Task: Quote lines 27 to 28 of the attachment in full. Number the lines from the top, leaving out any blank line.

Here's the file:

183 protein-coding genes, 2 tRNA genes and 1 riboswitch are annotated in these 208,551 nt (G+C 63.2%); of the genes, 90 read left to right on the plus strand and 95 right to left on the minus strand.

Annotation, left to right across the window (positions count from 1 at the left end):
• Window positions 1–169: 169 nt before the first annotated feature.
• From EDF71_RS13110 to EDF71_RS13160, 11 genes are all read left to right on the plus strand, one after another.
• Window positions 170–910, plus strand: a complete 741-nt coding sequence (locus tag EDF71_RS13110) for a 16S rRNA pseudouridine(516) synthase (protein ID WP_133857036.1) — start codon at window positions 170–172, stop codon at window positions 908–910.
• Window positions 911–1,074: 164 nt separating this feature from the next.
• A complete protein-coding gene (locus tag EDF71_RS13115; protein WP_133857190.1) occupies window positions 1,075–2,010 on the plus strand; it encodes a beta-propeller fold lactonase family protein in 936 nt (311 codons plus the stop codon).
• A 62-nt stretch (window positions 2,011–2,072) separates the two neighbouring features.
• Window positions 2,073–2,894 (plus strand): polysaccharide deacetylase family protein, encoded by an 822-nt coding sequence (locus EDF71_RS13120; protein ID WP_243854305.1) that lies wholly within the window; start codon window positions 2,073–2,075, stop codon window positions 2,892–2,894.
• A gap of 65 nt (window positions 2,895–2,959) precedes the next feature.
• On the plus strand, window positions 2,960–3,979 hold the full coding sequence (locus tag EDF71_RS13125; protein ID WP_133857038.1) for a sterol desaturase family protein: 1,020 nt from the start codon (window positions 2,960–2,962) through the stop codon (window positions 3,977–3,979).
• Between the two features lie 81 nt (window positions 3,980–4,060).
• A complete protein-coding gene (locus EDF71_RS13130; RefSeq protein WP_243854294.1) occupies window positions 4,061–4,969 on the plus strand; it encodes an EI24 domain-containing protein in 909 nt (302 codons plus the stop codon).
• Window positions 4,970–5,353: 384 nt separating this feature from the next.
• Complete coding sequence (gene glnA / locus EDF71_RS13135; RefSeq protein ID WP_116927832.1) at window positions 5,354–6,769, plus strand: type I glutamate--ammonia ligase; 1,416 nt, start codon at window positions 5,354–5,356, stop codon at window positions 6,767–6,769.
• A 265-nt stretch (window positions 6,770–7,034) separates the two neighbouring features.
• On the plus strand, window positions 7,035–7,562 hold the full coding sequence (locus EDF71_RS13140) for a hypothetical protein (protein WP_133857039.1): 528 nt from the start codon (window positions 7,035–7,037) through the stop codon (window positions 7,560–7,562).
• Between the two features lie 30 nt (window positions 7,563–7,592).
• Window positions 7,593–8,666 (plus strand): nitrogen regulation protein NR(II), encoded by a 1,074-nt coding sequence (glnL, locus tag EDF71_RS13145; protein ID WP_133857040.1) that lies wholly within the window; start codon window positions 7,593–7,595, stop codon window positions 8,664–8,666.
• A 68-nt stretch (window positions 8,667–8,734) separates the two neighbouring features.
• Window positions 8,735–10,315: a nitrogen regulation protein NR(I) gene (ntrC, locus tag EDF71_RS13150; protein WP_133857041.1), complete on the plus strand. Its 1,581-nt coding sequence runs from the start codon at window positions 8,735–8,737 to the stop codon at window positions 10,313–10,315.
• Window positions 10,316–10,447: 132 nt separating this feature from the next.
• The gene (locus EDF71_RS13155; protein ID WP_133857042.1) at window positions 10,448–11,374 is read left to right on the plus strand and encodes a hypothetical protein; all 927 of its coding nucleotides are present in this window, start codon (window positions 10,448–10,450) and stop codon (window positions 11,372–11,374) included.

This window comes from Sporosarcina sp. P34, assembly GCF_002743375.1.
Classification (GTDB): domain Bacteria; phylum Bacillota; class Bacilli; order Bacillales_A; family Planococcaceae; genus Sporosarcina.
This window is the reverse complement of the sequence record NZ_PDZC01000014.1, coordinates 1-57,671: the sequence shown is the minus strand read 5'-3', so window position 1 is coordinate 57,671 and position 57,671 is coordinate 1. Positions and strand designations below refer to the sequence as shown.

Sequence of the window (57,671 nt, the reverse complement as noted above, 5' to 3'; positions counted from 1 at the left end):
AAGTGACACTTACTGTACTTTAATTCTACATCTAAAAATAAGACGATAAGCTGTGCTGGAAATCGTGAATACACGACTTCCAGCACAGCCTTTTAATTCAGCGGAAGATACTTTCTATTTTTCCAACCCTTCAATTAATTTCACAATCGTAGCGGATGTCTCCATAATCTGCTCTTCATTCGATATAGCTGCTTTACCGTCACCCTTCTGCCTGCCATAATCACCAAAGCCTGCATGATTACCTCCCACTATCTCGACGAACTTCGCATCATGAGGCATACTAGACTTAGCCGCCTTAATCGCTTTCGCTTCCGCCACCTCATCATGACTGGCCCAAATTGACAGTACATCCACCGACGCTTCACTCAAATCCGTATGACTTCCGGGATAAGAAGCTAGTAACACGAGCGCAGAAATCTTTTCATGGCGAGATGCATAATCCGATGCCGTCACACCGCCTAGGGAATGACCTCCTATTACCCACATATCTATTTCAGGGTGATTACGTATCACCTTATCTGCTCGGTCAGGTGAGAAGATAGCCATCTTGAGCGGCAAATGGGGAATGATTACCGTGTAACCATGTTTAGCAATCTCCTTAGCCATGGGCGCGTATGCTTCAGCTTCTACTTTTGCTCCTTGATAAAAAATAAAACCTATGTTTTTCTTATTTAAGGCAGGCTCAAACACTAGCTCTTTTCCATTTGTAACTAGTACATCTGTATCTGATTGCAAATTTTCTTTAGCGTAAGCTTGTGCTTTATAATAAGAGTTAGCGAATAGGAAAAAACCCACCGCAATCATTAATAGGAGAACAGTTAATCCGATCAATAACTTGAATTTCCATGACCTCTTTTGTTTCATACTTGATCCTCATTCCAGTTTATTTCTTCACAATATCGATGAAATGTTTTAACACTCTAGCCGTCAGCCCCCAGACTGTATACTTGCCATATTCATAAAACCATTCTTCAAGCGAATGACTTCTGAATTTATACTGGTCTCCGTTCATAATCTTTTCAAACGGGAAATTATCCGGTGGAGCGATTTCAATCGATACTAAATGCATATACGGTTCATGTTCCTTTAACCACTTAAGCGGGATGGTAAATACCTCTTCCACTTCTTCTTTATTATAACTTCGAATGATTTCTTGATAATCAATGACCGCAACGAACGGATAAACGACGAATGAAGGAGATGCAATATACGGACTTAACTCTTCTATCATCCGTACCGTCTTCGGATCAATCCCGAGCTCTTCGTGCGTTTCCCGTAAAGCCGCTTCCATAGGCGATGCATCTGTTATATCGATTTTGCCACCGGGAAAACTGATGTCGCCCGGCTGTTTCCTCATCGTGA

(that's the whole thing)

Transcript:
Sequence of the window (57,671 nt, the reverse complement as noted above, 5' to 3'; positions counted from 1 at the left end):
AAGTGACACTTACTGTACTTTAATTCTACATCTAAAAATAAGACGATAAGCTGTGCTGGAAATCGTGAATACACGACTTCCAGCACAGCCTTTTAATTCAGCGGAAGATACTTTCTATTTTTCCAACCCTTCAATTAATTTCACAATCGTAGCGGATGTCTCCATAATCTGCTCTTCATTCGATATAGCTGCTTTACCGTCACCCTTCTGCCTGCCATAATCACCAAAGCCTGCATGATTACCTCCCACTATCTCGACGAACTTCGCATCATGAGGCATACTAGACTTAGCCGCCTTAATCGCTTTCGCTTCCGCCACCTCATCATGACTGGCCCAAATTGACAGTACATCCACCGACGCTTCACTCAAATCCGTATGACTTCCGGGATAAGAAGCTAGTAACACGAGCGCAGAAATCTTTTCATGGCGAGATGCATAATCCGATGCCGTCACACCGCCTAGGGAATGACCTCCTATTACCCACATATCTATTTCAGGGTGATTACGTATCACCTTATCTGCTCGGTCAGGTGAGAAGATAGCCATCTTGAGCGGCAAATGGGGAATGATTACCGTGTAACCATGTTTAGCAATCTCCTTAGCCATGGGCGCGTATGCTTCAGCTTCTACTTTTGCTCCTTGATAAAAAATAAAACCTATGTTTTTCTTATTTAAGGCAGGCTCAAACACTAGCTCTTTTCCATTTGTAACTAGTACATCTGTATCTGATTGCAAATTTTCTTTAGCGTAAGCTTGTGCTTTATAATAAGAGTTAGCGAATAGGAAAAAACCCACCGCAATCATTAATAGGAGAACAGTTAATCCGATCAATAACTTGAATTTCCATGACCTCTTTTGTTTCATACTTGATCCTCATTCCAGTTTATTTCTTCACAATATCGATGAAATGTTTTAACACTCTAGCCGTCAGCCCCCAGACTGTATACTTGCCATATTCATAAAACCATTCTTCAAGCGAATGACTTCTGAATTTATACTGGTCTCCGTTCATAATCTTTTCAAACGGGAAATTATCCGGTGGAGCGATTTCAATCGATACTAAATGCATATACGGTTCATGTTCCTTTAACCACTTAAGCGGGATGGTAAATACCTCTTCCACTTCTTCTTTATTATAACTTCGAATGATTTCTTGATAATCAATGACCGCAACGAACGGATAAACGACGAATGAAGGAGATGCAATATACGGACTTAACTCTTCTATCATCCGTACCGTCTTCGGATCAATCCCGAGCTCTTCGTGCGTTTCCCGTAAAGCCGCTTCCATAGGCGATGCATCTGTTATATCGATTTTGCCACCGGGAAAACTGATGTCGCCCGGCTGTTTCCTCATCGTGA